Economic Development Committee Decides Not to Decide Tonight


Periscope Lofts Proposed by  56 Parris Street, LLC.

A Preliminary Rendering of the Proposed Portland Landing on the Munjoy Hill Waterfront.

Troy Fogg, John Richardson, Esq., and Tom Driscall Formed a Panel on Apprentiships.  (Richardson Served in the Maine State Legislature as Well.)

At 9:15 pm this evening and after going into executive session for about 20 minutes, the Economic Development Committee decided not to vote up or down the sale of 56 Parris Street in Bayside to Jack Soley for $175,000.00.  The property is currently used as a parking lot to support 55 Portland Street employees.

Soley did not attend the meeting and representing him was Pete Harrington of Malone. The proposal that will be taken up in the future, consists of twenty-one bedroom condominium units with a cost of below $200,000. per unit.  One on-site parking space is proposed per unit.  Promoted as “workforce” housing,  critics have questioned what kind of a workforce could afford these units and shouldn’t some kind of public benefit be accrued from the sale of public property?   Leverage for environmental issues for example could be imposed.  The EDC. chaired by conservative Councilor David Brennerman does not think so.  These guys are Democrats?  Of what stripe and variety?

Another lengthy round of presentations, a panel and discussion focused on Mayor Strimling’s proposed amendments  to Tax Increment Financing (TIF) continued.  Generally, the intent of the proposal is to gain employment and educational opportunities for Portland residents who qualify in the construction field  – for example, veterans, immigrants and women, although that could open up the TIF to legal challenges.   Conservative Brennerman’s disdain for the concept has been apparent all along.  Tonight  he was as grim as if  he were preparing for his own upcoming autopsy.  Councilor Thibodeau was less contentious toward the Mayor than he has been in the past. That was  because he had center stage.  That was until Brennerman, FINALLY,  reigned Thbodeau in  telling him not to conduct a “debate” during the meeting.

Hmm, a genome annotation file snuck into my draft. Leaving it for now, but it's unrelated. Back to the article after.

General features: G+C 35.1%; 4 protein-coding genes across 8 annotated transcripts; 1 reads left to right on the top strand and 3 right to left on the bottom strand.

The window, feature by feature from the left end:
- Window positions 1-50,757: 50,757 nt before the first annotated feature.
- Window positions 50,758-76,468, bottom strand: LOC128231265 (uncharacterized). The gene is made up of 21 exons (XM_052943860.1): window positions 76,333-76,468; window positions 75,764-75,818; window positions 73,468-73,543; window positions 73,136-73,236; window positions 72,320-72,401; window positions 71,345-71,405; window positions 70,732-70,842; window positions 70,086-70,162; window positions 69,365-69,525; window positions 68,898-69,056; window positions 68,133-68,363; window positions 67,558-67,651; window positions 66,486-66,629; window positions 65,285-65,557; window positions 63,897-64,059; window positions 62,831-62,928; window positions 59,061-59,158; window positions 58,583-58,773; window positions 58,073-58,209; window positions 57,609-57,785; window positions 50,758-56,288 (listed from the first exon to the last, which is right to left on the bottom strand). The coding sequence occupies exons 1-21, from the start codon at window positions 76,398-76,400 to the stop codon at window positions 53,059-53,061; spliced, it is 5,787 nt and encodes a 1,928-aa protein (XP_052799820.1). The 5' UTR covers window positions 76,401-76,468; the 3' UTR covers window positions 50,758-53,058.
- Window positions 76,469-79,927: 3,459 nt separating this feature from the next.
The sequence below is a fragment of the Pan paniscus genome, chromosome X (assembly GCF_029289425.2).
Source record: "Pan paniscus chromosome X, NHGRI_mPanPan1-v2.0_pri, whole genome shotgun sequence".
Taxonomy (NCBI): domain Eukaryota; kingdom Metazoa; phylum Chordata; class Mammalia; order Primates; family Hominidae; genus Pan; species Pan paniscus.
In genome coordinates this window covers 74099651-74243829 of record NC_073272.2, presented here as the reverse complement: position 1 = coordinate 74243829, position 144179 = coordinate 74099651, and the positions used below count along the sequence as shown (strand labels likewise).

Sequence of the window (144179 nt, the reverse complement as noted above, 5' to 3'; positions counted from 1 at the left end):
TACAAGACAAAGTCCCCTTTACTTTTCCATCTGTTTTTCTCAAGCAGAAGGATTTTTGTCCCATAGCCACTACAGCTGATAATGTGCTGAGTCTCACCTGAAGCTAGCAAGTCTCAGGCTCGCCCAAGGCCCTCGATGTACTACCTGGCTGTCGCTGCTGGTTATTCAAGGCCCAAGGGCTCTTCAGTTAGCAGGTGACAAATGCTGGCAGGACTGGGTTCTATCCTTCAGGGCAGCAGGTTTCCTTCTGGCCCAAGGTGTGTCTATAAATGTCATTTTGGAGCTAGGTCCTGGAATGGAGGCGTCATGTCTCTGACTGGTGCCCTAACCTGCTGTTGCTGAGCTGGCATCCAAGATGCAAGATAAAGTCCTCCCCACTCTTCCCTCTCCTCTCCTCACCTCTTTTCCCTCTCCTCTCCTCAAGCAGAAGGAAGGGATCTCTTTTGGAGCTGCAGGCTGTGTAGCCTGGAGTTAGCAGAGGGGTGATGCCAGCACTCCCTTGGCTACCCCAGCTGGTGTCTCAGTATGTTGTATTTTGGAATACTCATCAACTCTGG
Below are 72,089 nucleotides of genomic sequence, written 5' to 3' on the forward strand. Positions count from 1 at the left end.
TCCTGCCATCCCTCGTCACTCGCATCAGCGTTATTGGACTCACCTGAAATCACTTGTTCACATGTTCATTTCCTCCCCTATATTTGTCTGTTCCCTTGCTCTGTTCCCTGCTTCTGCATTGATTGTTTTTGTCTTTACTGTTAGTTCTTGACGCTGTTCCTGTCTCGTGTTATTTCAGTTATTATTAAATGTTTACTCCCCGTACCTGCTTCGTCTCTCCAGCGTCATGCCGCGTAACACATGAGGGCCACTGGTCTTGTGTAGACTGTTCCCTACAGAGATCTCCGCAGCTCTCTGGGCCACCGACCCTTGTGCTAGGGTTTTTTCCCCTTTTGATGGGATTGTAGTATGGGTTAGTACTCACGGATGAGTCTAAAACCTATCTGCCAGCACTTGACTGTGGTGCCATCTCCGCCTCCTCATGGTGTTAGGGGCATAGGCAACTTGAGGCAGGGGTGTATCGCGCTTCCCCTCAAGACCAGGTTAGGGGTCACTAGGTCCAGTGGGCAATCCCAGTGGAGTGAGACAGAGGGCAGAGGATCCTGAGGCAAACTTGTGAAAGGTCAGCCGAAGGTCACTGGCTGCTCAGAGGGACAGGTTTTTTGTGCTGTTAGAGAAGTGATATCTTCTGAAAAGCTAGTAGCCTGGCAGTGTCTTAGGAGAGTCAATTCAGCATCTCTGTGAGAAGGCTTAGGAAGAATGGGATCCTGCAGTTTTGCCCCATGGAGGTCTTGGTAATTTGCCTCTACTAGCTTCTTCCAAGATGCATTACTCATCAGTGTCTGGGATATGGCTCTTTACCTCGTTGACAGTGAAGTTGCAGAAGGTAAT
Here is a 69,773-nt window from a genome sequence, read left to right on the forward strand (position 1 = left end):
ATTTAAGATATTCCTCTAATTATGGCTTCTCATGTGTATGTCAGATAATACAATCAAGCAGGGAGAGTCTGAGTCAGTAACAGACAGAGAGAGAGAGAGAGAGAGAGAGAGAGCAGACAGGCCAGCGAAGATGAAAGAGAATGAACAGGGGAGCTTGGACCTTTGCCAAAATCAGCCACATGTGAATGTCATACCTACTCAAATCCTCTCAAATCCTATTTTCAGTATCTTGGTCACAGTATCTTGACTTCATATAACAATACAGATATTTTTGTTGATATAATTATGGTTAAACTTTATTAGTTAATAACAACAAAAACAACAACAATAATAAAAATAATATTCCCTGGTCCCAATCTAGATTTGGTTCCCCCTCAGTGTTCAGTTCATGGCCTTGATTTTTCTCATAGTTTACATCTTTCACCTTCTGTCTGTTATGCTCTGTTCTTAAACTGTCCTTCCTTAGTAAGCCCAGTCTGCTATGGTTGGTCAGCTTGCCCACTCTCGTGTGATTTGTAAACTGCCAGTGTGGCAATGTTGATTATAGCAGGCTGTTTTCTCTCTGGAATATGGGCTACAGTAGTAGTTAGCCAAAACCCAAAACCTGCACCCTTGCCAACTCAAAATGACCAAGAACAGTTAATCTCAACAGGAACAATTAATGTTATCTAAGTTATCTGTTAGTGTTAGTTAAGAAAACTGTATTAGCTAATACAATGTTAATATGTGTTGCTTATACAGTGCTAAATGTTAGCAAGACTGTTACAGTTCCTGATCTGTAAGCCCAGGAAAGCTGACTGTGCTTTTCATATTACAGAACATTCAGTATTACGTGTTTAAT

Meanwhile, Brennerman is running a campaign to water down what is basically a progressive idea because he and Thibodeau are having difficulty justifying the banishment of it- a tactic the two have pursued at past meetings.  Thibodeu tried to dismiss the amendments to the TIF policy at the last meeting; there were more important items on the agenda, such as the future of the Maine State Pier. But the idea remains a good public policy tool to help resolve issues. the two finally figured that out.  Watering down a proposal by the liberal and popular Mayor is apparently the better option for the EDC office.

A panel with experience with apprenticeships as a student or administrator was convened. Their testimony contradicted comments of previous panels – putting the TIF policy in a more favorable light than Brennerman and Thibodeau liked.  Mayor Strimling offered amendments to his proposed amendments to the TIF policy he initiated months ago.  The subject will be taken up at the mid-September meeting again because Greg Mitchell, chair of the Economic Development office will be on vacation on September 5th. (See above right photo of the Panel.)

The first item on the EDC meeting was a presentation by Ethan  Hipple, Parks Director, of the anticipated Portland Landing Project (PLP).   Billed to give people public access to the waterfront, it is heavily defined by revenue producing opportunities for the city. It includes a 20 ft. long Promenade with development of the Moon Tide Park for rental purposes, a corner where charter boats can dock and a large area for SailMaine to function.  Clearly, it is being developed with the reality that the Maine State Pier will be used differently than it is now.

The cost of the PLP is $16M with funds from the approved sale of nearby WEX property helping finance the project.  The final decision on the cost of the PLP will be determined by the City Council and how much it wants to spend. City manager Poor Jon said that he hopes that some of the funding will also come from private donations. Mayor Strimling asked if the project might be done in phases to which Poor Jon responded no.  (Clearly, Poor Jon gets agitated whenever the Mayor seeks information from him or has an idea, as he did at tonight’s overlong meeting.)

The completion of the former Amethyst Lot is two years off.  The four hour meeting adjourned at 9:30 pm.